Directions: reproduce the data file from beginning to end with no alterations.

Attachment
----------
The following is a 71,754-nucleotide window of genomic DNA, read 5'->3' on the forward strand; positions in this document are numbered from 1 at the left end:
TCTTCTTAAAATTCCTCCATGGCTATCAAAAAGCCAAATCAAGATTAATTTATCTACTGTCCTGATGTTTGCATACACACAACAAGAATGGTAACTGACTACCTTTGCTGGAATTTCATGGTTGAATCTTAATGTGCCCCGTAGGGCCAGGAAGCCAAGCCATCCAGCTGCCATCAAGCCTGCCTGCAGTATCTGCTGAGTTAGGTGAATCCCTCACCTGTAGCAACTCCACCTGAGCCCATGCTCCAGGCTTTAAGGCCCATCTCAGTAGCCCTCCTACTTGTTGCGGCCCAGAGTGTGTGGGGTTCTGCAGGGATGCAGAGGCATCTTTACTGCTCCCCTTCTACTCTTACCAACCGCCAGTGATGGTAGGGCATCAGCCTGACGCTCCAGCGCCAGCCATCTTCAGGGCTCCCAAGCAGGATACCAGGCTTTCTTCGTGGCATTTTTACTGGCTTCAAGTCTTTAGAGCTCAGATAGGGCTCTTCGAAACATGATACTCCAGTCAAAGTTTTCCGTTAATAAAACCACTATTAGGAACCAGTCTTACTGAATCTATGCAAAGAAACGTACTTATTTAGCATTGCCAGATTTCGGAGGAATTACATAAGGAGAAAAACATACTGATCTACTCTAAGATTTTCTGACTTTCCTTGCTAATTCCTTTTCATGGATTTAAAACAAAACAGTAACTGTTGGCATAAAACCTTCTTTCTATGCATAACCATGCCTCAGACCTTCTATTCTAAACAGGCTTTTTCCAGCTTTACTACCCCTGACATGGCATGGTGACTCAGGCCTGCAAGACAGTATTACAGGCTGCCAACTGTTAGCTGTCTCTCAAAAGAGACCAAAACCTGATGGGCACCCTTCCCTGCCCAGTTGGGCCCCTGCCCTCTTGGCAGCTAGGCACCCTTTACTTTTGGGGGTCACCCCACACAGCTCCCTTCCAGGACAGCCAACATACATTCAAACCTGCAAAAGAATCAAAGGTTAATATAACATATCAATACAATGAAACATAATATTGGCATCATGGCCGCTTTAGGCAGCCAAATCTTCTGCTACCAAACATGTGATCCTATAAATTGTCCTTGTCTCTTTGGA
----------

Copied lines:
The following is a 71,754-nucleotide window of genomic DNA, read 5'->3' on the forward strand; positions in this document are numbered from 1 at the left end:
TCTTCTTAAAATTCCTCCATGGCTATCAAAAAGCCAAATCAAGATTAATTTATCTACTGTCCTGATGTTTGCATACACACAACAAGAATGGTAACTGACTACCTTTGCTGGAATTTCATGGTTGAATCTTAATGTGCCCCGTAGGGCCAGGAAGCCAAGCCATCCAGCTGCCATCAAGCCTGCCTGCAGTATCTGCTGAGTTAGGTGAATCCCTCACCTGTAGCAACTCCACCTGAGCCCATGCTCCAGGCTTTAAGGCCCATCTCAGTAGCCCTCCTACTTGTTGCGGCCCAGAGTGTGTGGGGTTCTGCAGGGATGCAGAGGCATCTTTACTGCTCCCCTTCTACTCTTACCAACCGCCAGTGATGGTAGGGCATCAGCCTGACGCTCCAGCGCCAGCCATCTTCAGGGCTCCCAAGCAGGATACCAGGCTTTCTTCGTGGCATTTTTACTGGCTTCAAGTCTTTAGAGCTCAGATAGGGCTCTTCGAAACATGATACTCCAGTCAAAGTTTTCCGTTAATAAAACCACTATTAGGAACCAGTCTTACTGAATCTATGCAAAGAAACGTACTTATTTAGCATTGCCAGATTTCGGAGGAATTACATAAGGAGAAAAACATACTGATCTACTCTAAGATTTTCTGACTTTCCTTGCTAATTCCTTTTCATGGATTTAAAACAAAACAGTAACTGTTGGCATAAAACCTTCTTTCTATGCATAACCATGCCTCAGACCTTCTATTCTAAACAGGCTTTTTCCAGCTTTACTACCCCTGACATGGCATGGTGACTCAGGCCTGCAAGACAGTATTACAGGCTGCCAACTGTTAGCTGTCTCTCAAAAGAGACCAAAACCTGATGGGCACCCTTCCCTGCCCAGTTGGGCCCCTGCCCTCTTGGCAGCTAGGCACCCTTTACTTTTGGGGGTCACCCCACACAGCTCCCTTCCAGGACAGCCAACATACATTCAAACCTGCAAAAGAATCAAAGGTTAATATAACATATCAATACAATGAAACATAATATTGGCATCATGGCCGCTTTAGGCAGCCAAATCTTCTGCTACCAAACATGTGATCCTATAAATTGTCCTTGTCTCTTTGGA